Gray Skies, Blue Ribbons: Highlighting Child Abuse Prevention in Madison

American Family Children's Hospital vice president Jeff Poltawsky and Safe Kids coordinator Nan PetersonMADISON - Amidst a million or so early spring snowflakes, 5,940 blue ribbons adorned the trees in the Grace Episcopal Church courtyard, just off the Capitol Square in Madison.


The number of ribbons is equal to the number of calls made to Dane County social services programs last year to report potential abuse or neglect of a child.


On an average day in Dane County in 2010 county agencies received 16 calls that prompted formal investigations into child abuse or neglect.


"It's a big number," said Brenda Nelson, the director of Safe Harbor Child Advocacy Center, an agency that works with law enforcement to provide services to children who are victims of abuse and neglect. "A good day is when a report that comes in is checked and nothing bad has happened to the children."


Blue ribbons promoting child abuse awareness outside Grace Episcopal Church in MadisonAmerican Family Children's Hospital joined Safe Harbor, Dane County's Child Protective Services department and the Monona Police Department to put the ribbons on full display on the first day of April - Child Abuse Prevention Month. Those organizations hope the ribbons will raise awareness about the importance protecting the community's children.


Learn more about our Child Protection services and resources for parents


"Our children are our most valuable resource and they need our support to thrive and grow," said Nan Peterson, the director of American Family Children's Hospital's Safe Kids initiative. "During April we renew our unwavering support of protecting our children and responding to child abuse. We all have an obligation to assist in creating strong communities that support our families."


Nelson hopes the blue ribbon campaign will not only place child-abuse prevention firmly in the community's consciousness but also spur people to take direct action.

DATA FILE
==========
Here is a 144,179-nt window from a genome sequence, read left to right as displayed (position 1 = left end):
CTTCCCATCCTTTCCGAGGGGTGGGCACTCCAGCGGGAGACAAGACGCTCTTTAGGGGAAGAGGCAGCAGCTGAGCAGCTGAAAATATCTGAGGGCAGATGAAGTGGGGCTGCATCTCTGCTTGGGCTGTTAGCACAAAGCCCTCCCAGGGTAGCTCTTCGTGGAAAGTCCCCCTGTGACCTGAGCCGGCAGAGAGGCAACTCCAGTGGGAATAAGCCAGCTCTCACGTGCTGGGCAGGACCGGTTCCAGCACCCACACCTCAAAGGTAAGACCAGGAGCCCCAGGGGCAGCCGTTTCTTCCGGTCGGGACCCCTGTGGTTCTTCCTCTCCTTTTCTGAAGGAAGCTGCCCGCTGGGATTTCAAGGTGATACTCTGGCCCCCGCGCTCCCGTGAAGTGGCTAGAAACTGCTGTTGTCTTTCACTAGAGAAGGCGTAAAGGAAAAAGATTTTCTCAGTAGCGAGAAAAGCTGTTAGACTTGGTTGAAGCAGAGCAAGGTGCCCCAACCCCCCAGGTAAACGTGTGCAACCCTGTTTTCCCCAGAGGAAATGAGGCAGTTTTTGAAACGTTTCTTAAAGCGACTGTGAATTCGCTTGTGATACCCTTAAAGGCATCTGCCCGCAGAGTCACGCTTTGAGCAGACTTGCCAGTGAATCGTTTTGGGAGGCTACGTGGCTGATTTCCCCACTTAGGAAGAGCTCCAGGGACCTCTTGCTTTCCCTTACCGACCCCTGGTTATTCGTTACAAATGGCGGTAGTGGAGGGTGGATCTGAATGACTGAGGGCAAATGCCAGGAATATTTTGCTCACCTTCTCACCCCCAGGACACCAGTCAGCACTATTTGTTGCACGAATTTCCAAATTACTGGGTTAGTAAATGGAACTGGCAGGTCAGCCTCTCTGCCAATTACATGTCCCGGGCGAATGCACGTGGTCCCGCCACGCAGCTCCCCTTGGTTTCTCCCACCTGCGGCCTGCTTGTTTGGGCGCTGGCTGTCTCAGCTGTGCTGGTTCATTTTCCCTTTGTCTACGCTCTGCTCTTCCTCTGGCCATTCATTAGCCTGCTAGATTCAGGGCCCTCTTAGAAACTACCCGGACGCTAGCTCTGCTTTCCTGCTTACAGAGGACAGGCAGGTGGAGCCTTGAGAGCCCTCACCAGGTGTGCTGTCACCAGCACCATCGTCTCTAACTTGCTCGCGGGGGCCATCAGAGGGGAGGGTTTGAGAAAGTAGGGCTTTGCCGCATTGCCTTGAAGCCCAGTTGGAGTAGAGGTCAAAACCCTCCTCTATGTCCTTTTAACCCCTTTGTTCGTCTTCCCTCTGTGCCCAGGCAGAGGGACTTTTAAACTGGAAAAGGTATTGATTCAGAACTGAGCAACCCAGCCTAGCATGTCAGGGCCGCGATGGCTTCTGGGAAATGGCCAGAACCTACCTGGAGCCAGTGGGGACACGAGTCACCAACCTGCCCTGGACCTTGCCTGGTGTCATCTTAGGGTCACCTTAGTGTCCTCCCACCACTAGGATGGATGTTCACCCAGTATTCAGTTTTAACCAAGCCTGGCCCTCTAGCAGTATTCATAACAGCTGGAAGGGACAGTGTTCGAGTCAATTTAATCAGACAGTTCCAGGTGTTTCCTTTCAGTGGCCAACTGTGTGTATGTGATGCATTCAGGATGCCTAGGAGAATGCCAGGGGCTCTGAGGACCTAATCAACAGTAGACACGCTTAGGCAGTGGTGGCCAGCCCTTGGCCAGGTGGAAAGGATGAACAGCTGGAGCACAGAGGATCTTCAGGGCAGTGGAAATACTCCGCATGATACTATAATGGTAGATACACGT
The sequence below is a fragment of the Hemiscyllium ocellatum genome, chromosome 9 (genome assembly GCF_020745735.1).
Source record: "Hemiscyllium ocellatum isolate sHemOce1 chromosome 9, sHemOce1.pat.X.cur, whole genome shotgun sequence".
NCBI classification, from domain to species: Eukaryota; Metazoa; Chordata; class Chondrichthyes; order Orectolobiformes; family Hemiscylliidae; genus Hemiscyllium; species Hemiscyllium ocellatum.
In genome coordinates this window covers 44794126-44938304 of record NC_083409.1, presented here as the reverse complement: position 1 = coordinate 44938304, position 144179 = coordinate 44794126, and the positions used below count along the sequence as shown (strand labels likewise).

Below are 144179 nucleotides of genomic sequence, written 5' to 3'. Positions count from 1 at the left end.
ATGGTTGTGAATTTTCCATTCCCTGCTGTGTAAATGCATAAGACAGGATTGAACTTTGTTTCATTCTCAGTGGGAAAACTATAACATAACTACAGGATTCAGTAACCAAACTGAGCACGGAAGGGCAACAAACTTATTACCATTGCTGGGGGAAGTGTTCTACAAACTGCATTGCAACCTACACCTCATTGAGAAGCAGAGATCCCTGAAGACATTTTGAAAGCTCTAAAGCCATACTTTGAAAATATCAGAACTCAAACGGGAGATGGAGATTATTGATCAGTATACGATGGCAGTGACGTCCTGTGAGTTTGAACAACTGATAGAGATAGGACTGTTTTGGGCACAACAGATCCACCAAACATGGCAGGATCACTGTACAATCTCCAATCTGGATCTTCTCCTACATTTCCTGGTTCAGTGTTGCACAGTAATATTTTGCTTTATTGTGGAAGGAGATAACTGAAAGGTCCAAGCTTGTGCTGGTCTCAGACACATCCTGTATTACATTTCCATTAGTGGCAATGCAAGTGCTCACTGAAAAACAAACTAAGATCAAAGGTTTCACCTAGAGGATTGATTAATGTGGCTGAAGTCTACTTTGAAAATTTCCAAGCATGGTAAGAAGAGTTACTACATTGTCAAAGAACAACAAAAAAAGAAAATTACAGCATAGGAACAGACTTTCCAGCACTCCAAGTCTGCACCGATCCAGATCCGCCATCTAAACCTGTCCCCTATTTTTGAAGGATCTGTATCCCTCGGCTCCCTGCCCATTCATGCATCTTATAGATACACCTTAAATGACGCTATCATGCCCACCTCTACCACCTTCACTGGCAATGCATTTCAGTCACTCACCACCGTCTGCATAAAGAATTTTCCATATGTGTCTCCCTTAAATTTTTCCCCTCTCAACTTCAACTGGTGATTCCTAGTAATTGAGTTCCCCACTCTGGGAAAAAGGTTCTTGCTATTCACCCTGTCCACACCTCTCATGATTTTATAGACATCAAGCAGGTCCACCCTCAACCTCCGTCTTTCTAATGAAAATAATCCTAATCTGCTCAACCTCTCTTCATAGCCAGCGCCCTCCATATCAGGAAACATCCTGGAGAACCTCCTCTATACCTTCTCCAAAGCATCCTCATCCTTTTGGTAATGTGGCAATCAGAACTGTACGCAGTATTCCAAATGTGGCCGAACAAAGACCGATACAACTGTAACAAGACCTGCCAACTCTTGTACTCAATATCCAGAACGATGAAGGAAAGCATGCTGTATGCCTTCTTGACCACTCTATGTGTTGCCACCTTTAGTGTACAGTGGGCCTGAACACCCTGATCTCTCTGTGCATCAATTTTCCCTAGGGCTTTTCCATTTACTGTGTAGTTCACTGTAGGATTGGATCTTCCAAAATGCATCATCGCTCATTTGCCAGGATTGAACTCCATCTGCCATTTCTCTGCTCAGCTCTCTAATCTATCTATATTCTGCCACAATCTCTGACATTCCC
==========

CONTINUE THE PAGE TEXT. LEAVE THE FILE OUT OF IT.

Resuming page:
"We really want to engage people in keeping our children safe," she said. "Child abuse is preventable. We need to make a conscious effort to reduce the instance of abuse in our community."


To do that, Nelson says people should act when their conscience bids them.


"Trust your instincts," she said. "If you see something that looks like a child is being injured, if you see a text message or an e-mail, report it. Just call it into human services or law enforcement."


Nelson has noted a slight increase in physical abuse since 2009, which she believes may be related to the broad economic downturn in Dane County and across the nation. Economic stress is a strong precursor to abuse.


She does have an optimistic take on the slight increase in calls child protection agencies have fielded in the past few years.


"We really think it's because we're educating people better on how to report, not necessarily that more abuse is happening," she said.


But for the child advocates huddled beneath umbrellas as the snow continued to fall, even one case of child abuse or neglect is too many. Though the wind blew cold, they agreed with Kathleen Falk, who attended the blue ribbon presentation and has been a vigorous advocate of child abuse prevention during her tenure as Dane County Executive.


"We'd all stand out here every day in the snow if it made a difference in one kid's life," she said. "If one person sees this and intervenes, that makes a difference."


Child abuse or neglect suspicions can be reported via the following channels:

  • Dane County Sheriff's Office: (608) 284-6800
  • Madison Police Department: (608) 266-4000 (confidential tip line)
  • Dane County Child Protective Services: (608) 261-KIDS or (608) 255-6067 (after hours/weekends)

Resources for Parents


Being a new parent can be incredibly rewarding, but it can also be overwhelming. Find out where you can turn when you need support, or learn how you can manage the stress of being a new parent. Learn more in our Child Protection section

Date Published: 04/04/2011

News tag(s):  children

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